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Kolb says costs to farms in labor bill ‘staggering’

Republicans in New York are pushing back against a bill, which they say would have a huge impact on local farms.

Assembly Minority Leader Brian M. Kolb (R,C-Canandaigua) and Assemblyman Ken Blankenbush (R,C,I-Black River), the Conference’s ranking member on the Committee on Agriculture, were among a number of signatories who penned a letter to the Assembly Majority leadership calling for a series of public hearings regarding the Farmworkers Fair Labor Practices Act.

A copy of the letter can be viewed here.

The bill is sponsored by two state legislators from New York City. It would overhaul operations of family farms by introducing costly and unreasonable workforce mandates into one of New York’s most important industries. The signing members said their constituents have expressed serious reservations about the bill, which would dramatically raise costs on family farms that are already squeezed by New York’s suffocating business environment. Some objections already raised include:

  • Farm schedules are heavily dictated by weather and natural phenomena; collective bargaining, mandatory rest and overtime would be incredibly difficult to manage in an industry so subject to unpredictability.
  • Commodity prices, which are already low, are set largely by demand. Imposing new costs now could be catastrophic to farms grappling for income.
  • A farm workers’ strike puts a given season’s crop and the lives of livestock in jeopardy. These losses would be crippling to small businesses that likely will not be able to overcome them.
  • Under this proposal, farms will likely need to move toward lower-labor crops or increase automation, killing both jobs and crop diversity in New York State.

“The costs to farms brought on by this bill are staggering, and will ultimately be passed down to consumers. New York’s farms have already been suppressed by the weight of one of the most restrictive tax and regulatory burdens in the nation. Passing this bill is akin to breaking the camel’s back with an anvil,” said Leader Kolb. “We are calling for immediate hearings on the impact of this bill, so as to give the public, namely the many farmers who will be subject to this legislation, a chance to explain to the New York City-based legislators pushing this bill exactly what will happen if it passes.”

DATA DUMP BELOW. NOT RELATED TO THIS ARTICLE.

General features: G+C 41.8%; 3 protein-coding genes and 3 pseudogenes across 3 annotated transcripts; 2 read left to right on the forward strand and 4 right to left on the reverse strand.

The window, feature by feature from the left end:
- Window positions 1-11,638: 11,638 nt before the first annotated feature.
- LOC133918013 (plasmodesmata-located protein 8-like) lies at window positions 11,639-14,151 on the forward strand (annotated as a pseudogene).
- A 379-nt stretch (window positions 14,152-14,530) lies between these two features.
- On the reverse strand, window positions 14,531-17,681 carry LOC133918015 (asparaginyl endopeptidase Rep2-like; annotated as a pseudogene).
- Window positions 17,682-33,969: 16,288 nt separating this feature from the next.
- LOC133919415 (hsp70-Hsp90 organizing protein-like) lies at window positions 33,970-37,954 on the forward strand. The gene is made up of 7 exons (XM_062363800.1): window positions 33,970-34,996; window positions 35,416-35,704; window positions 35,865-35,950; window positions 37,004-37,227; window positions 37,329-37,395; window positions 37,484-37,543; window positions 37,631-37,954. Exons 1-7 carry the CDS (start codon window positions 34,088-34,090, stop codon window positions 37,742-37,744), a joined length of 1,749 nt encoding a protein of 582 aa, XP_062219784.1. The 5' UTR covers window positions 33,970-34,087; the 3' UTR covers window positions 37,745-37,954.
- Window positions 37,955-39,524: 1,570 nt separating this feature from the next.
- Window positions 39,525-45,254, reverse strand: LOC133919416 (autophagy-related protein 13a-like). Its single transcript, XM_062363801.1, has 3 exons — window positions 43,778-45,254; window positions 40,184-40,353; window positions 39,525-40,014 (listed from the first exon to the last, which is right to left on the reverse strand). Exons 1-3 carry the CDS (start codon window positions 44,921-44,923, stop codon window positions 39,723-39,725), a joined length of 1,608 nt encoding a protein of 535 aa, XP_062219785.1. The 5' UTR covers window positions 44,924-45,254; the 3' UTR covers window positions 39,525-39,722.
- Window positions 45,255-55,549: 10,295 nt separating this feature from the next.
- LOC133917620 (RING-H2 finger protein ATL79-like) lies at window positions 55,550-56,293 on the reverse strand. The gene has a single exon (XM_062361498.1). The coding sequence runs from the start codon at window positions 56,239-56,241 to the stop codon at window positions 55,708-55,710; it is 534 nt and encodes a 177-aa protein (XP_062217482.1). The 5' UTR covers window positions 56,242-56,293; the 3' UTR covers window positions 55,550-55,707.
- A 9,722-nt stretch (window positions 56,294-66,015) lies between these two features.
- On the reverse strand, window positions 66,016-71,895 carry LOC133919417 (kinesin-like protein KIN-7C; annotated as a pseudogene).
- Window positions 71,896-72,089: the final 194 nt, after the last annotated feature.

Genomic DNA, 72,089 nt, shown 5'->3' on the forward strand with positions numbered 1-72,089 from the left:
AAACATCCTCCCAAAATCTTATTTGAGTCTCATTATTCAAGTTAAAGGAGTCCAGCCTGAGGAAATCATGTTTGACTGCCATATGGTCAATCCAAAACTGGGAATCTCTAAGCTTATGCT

On March 15, Assemblyman Palmesano and Sen. Thomas O’Mara formally requested public hearings on the bill. The Senate held only three hearings, and the Assembly has refused to engage the public in a similar fashion.

“New York’s agriculture industry is so important to the economic well-being of the state. It is responsible for thousands of jobs, much-needed foods and is a cornerstone of the culture of New York,” said Blankenbush. “Taking such drastic steps, at this time, is dangerous. It threatens to disrupt an already delicate ecosystem, and I wholeheartedly hope this bill is put aside until a better plan can be put in place.”

“To move forward with this bill with no formal feedback from the farmers it affects is blatant neglect,” said Palmesano. “I have heard from many farmers and those in the agricultural community who are deeply concerned about the significant negative consequences this bill will have on their livelihood and the future of their farming operations. I am disappointed at both the proposal and the process thus far, and I sincerely hope Assembly Majority leadership heeds the calls of Upstate farmers who feel unheard.”

According to information from the Farm Bureau, agriculture is approximately a $5 billion per year industry, employing nearly 198,000 people on more than 35,000 farms in the state.

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